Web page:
On The Table Read, “the best book magazine in the UK“, author Hannah Powell talks about why she wrote her new book, The Cactus Surgeon: Using Nature to Fix A Faulty Brain.
Written by JJ Barnes
I interviewed Hannah Powell about her life and career, the experiences that inspired her to write The Cactus Surgeon: Using Nature to Fix A Faulty Brain, and her creative writing process.
Tell me a bit about who you are.
Hannah Powell, author of The Cactus Surgeon: Using Nature to Fix A Faulty Brain. It’s my memoir of mindful moments, savouring the small wonders of nature. In London in the noughties I suffered burnout and was diagnosed with a functional neurological disorder. With no information available to help me, I found my own way to get better.
Growing up in a garden centre, my childhood was full of nature and plants. This was in stark contrast to the concrete of the capital, where I became unwell. In searching for the answers to my illness, I wonder whether being torn from my pot and replanted in a more hostile environment was the reason my body started to malfunction.
After seeking out alternative therapies, and moving to the countryside of North Essex, my ‘green recovery’ continued.
When did you first WANT to write a book?
During the first UK lockdown I joined the Write That Book Masterclass, with Michael Heppell a motivational speaker I had previously been inspired by. Something made me think, yes, I can do that! I’d been writing for work for more than 20 years, but never really considered doing it for myself.
When did you take a step to start writing?
Through the masterclass we were set challenges such as coming up with a title and sub title, and writing our first chapter. From there the rest of the book flowed out of me. It became something of an obsession to get it done.
How long did it take you to complete your first book from the first idea to release?
About ten months.
What made you want to write The Cactus Surgeon: Using Nature to Fix A Faulty Brain?
I suffered from functional neurological disorder (FND) in 2009 and, whilst researching it for my memoir, I realised that not much had changed in the years since. It was still misunderstood by much of the health profession, and little known by the general public. Even though it is more likely you will get an FND diagnosis in a neurology clinic than getting a Parkinson’s or MS diagnosis. And everyone knows about those. So, I wanted to raise awareness and help others going through something similar. I wanted to give them hope – because I recovered – and make them feel less isolated.
What were your biggest challenges with writing The Cactus Surgeon: Using Nature to Fix A Faulty Brain?
I wrote it in lockdown so I was lucky that I had more time than normal. Self-belief was probably the biggest challenge, but my fellow authors in my Write That Book accountability group were a great help in that regard.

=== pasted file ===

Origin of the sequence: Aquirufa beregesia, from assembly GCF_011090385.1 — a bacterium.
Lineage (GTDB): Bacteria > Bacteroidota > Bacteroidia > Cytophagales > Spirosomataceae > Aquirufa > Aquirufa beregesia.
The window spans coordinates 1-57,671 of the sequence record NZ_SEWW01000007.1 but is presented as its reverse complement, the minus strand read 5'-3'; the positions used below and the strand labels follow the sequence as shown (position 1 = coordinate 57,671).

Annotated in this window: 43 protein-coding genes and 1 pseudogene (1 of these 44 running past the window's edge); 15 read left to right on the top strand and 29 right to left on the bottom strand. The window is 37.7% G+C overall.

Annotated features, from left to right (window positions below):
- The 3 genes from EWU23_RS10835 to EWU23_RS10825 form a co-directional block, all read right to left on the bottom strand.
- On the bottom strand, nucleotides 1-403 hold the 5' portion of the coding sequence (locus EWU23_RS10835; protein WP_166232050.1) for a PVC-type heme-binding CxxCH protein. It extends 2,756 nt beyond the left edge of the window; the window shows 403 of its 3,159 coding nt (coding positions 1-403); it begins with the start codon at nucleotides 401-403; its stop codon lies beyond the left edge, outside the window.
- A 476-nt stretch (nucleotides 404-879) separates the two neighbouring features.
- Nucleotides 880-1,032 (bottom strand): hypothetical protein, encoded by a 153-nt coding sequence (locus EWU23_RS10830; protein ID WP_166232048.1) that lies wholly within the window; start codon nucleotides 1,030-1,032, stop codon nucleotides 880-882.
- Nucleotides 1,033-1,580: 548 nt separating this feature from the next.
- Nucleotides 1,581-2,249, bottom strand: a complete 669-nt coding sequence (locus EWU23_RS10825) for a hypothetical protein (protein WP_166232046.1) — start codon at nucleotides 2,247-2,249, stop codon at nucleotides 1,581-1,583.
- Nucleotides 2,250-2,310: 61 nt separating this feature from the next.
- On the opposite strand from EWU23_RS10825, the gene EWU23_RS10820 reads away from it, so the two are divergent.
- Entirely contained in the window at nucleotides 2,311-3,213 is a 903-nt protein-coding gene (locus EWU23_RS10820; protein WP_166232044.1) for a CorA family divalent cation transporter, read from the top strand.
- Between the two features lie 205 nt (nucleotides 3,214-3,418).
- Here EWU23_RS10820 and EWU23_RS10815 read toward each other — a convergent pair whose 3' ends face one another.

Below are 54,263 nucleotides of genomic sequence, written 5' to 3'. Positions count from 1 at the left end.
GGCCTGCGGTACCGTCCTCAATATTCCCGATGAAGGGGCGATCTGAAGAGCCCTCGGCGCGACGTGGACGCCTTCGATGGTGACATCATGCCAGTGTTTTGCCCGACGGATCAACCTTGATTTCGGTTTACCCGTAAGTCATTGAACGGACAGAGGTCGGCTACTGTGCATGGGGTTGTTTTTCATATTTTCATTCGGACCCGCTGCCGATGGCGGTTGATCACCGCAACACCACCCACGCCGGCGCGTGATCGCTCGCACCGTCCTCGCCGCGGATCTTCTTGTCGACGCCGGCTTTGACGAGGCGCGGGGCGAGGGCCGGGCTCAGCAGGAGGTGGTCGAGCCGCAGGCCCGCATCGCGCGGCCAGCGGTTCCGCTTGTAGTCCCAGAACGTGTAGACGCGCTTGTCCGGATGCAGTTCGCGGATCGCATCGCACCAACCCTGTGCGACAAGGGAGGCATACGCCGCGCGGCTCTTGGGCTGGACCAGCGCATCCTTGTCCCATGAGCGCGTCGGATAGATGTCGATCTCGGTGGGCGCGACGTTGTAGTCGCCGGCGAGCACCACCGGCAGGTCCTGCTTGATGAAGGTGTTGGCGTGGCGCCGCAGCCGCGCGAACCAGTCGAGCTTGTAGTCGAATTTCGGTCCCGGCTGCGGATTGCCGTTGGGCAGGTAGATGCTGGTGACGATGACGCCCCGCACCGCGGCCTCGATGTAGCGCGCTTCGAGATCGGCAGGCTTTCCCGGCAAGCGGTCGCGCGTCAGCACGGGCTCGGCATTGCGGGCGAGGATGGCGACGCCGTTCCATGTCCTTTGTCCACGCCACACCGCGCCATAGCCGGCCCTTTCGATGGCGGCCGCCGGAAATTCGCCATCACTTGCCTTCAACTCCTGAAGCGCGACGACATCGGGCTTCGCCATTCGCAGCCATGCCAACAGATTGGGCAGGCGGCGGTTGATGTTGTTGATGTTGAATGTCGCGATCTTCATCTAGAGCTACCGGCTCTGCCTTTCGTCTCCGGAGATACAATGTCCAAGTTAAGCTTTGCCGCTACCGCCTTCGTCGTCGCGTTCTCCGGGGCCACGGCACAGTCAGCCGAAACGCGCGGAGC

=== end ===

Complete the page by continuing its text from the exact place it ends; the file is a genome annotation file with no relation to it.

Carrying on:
What was your research process for The Cactus Surgeon: Using Nature to Fix A Faulty Brain?
I got everything out of my head then went back over photographs, looked at maps and interviewed family members. Anything to spark a creative description, and to add colour.
How did you plan the structure of The Cactus Surgeon: Using Nature to Fix A Faulty Brain?
I knew from the start that I wanted to have a prologue with my experiences of being in the MRI machine. I wanted to start from the worst point in the story, then reflect back to my childhood, and then bring it back into the current day. That initial idea worked really well and I didn’t change it.
Did you get support with editing, and how much editing did The Cactus Surgeon: Using Nature to Fix A Faulty Brain need?
I used a brilliant editor in New Zealand called Deborah Shaw. She helped me to change the tense, and encouraged me to add a lot more of my ‘show don’t tell’ descriptive writing. She gave thoughts on each chapter but allowed me to keep my voice. She helped me to find my best writing self, and all via email as we were in different time zones. It was always exciting to get an email from her with her next lot of feedback. I’d already used Grammarly so she didn’t have to edit too much spelling and grammar, and my flow and structure was already pretty good from my years of writing for PR and marketing.
What is the first piece of writing advice you would give to anyone inspired to write a book?
Read books in the genre you want to write in. You will pick up so many ideas and it will improve your writing.
Can you give me a hint about any further books you’re planning to write?
I’d love to wrote more about hope, nature and the environment and perhaps even some fiction. I’m re-reading Hans Christian Anderson’s fairy tales so maybe that will give me an idea. I just need to find the time to start writing again!
And, finally, are your proud of your accomplishment? Was it worth the effort?
So worth it, and yes, I am super proud. I won the UK Selfies Award for Best Memoir/Autobiography earlier this year, which rewards the UK’s best self-published books. That was a real pinch me moment, but even better than that is the emails and reviews I regularly receive from readers. They tell me I have given them hope and inspired them to take control of their health challenges. They say I’ve encouraged them to view nature in a different way. Helping other people is really all I ever wanted.
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